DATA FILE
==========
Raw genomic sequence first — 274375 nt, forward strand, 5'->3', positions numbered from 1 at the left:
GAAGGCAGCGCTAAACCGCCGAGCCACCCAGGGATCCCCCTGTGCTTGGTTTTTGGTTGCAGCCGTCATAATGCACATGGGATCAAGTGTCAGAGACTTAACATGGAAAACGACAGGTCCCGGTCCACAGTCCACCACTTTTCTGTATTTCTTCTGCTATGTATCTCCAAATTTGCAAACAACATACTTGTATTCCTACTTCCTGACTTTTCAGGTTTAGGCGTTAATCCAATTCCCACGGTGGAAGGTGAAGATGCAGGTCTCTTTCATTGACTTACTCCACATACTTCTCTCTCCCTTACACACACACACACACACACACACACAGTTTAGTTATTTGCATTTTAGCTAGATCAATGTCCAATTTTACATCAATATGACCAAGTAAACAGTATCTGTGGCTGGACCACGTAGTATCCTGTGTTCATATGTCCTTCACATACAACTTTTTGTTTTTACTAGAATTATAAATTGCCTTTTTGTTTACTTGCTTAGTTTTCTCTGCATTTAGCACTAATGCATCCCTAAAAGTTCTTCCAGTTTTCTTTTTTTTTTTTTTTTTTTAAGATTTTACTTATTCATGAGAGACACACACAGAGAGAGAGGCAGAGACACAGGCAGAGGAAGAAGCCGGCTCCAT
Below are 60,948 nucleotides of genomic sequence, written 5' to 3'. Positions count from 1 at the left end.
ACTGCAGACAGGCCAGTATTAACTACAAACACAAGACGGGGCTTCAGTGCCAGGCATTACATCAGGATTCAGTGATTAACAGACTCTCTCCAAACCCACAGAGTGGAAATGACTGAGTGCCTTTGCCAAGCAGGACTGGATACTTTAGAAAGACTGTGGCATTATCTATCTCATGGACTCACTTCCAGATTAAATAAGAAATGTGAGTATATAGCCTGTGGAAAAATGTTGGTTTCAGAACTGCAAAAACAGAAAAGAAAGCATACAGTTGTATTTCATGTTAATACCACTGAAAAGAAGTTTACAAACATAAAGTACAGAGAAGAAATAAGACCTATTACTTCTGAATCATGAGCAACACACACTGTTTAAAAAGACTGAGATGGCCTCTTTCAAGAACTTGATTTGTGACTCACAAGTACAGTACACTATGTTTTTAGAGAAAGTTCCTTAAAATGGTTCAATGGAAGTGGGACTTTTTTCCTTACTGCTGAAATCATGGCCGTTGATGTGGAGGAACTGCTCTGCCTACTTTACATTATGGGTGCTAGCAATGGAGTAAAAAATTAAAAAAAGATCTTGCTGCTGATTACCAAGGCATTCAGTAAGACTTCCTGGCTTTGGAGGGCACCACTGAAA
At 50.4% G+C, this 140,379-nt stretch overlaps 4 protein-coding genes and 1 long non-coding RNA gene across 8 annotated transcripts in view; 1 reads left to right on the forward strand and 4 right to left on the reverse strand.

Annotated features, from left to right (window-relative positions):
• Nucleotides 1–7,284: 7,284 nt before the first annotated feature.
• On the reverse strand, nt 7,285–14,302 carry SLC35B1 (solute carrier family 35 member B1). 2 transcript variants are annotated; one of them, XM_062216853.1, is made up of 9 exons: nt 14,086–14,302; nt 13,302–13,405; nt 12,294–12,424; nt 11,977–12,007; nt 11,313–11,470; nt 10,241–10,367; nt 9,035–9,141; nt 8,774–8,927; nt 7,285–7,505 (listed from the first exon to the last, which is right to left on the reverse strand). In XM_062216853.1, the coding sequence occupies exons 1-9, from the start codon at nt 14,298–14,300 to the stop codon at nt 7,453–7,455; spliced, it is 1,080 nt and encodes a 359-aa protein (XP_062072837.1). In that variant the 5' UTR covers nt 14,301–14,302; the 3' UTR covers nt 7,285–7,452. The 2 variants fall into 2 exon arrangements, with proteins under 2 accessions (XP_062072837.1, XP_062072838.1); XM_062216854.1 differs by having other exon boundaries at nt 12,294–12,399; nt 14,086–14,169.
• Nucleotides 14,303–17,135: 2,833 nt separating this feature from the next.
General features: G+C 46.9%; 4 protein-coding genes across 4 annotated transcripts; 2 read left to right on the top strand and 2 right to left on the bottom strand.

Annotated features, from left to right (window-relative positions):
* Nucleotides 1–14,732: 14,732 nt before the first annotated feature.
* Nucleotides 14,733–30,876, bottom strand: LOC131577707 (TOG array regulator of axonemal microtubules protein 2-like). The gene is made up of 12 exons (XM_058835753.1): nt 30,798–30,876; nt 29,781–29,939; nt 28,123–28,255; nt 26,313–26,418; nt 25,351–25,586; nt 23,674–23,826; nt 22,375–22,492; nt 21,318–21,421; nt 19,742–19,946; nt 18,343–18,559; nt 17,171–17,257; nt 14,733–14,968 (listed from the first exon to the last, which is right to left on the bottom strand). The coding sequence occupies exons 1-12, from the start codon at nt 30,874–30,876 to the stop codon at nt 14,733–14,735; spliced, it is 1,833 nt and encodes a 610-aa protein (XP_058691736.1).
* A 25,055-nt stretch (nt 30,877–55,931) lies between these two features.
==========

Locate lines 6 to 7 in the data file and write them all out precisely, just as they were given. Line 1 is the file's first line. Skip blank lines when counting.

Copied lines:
Annotated features, from left to right (window-relative positions):
• Nucleotides 1–7,284: 7,284 nt before the first annotated feature.